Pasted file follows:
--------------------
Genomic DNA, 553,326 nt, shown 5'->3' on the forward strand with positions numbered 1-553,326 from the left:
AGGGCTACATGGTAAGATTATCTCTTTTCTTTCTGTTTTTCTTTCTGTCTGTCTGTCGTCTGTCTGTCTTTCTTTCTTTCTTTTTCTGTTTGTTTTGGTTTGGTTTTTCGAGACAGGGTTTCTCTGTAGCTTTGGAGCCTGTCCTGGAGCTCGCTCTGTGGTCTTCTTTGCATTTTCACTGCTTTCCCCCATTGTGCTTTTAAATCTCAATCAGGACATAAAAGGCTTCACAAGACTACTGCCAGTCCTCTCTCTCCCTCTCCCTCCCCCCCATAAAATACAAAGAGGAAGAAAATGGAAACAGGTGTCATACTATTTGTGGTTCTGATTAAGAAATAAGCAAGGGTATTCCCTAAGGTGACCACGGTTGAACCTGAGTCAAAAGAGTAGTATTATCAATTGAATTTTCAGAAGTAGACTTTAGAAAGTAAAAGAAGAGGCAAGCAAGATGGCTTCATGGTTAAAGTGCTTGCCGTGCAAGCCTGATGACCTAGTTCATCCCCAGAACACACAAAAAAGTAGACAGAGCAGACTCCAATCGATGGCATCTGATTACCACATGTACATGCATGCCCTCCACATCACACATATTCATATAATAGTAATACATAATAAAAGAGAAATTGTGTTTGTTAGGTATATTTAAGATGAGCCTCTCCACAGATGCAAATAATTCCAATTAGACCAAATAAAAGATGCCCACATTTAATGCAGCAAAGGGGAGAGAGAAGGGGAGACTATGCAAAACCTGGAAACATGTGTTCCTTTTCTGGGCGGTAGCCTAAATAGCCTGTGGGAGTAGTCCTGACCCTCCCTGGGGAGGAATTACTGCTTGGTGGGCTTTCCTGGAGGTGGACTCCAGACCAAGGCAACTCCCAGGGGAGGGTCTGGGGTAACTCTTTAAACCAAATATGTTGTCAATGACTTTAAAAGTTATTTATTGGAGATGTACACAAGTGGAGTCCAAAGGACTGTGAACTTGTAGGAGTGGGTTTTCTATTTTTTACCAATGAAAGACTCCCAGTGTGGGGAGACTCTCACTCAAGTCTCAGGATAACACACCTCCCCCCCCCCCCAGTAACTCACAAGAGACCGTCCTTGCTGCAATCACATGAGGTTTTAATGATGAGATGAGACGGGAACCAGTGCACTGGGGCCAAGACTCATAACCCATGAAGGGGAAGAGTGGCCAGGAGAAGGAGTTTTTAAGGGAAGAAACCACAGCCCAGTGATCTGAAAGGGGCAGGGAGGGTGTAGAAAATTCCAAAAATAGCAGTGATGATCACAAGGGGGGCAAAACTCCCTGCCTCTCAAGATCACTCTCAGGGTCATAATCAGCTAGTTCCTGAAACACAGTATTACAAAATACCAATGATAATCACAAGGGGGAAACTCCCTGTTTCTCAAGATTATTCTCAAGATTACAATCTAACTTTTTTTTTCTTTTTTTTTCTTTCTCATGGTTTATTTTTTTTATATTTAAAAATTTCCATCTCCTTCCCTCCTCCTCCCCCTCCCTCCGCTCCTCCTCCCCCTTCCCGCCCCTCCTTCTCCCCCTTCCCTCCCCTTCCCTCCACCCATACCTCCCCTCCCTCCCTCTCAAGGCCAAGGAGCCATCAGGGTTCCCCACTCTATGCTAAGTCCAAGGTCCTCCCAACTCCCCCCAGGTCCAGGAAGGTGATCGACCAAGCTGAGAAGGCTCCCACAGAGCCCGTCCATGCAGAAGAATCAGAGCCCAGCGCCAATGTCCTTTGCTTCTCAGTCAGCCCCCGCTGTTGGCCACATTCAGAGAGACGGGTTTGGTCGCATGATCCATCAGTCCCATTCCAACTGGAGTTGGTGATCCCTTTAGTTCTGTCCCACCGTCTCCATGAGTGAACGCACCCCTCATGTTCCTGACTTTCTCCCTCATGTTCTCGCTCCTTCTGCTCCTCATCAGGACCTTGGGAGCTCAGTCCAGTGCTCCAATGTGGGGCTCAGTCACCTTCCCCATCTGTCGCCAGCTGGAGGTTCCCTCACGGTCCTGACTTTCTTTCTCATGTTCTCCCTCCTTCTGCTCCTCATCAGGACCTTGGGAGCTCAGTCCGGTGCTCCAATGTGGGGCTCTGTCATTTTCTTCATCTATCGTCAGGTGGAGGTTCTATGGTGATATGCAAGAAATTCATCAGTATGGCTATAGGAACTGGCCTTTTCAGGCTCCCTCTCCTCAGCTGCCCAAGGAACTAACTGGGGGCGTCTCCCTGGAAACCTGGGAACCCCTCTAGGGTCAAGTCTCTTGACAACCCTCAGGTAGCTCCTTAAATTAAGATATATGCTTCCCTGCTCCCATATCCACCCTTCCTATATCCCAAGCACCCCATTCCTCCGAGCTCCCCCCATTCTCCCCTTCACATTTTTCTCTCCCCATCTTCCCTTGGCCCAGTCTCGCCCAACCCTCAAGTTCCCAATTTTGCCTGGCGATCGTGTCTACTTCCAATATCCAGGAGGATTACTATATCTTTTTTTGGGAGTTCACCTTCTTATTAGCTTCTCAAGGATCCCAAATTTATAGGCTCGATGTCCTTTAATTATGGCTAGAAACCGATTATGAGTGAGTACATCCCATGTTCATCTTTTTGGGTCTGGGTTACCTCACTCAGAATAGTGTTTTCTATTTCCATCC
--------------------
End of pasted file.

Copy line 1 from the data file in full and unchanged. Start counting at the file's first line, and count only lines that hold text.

Genomic DNA, 553,326 nt, shown 5'->3' on the forward strand with positions numbered 1-553,326 from the left: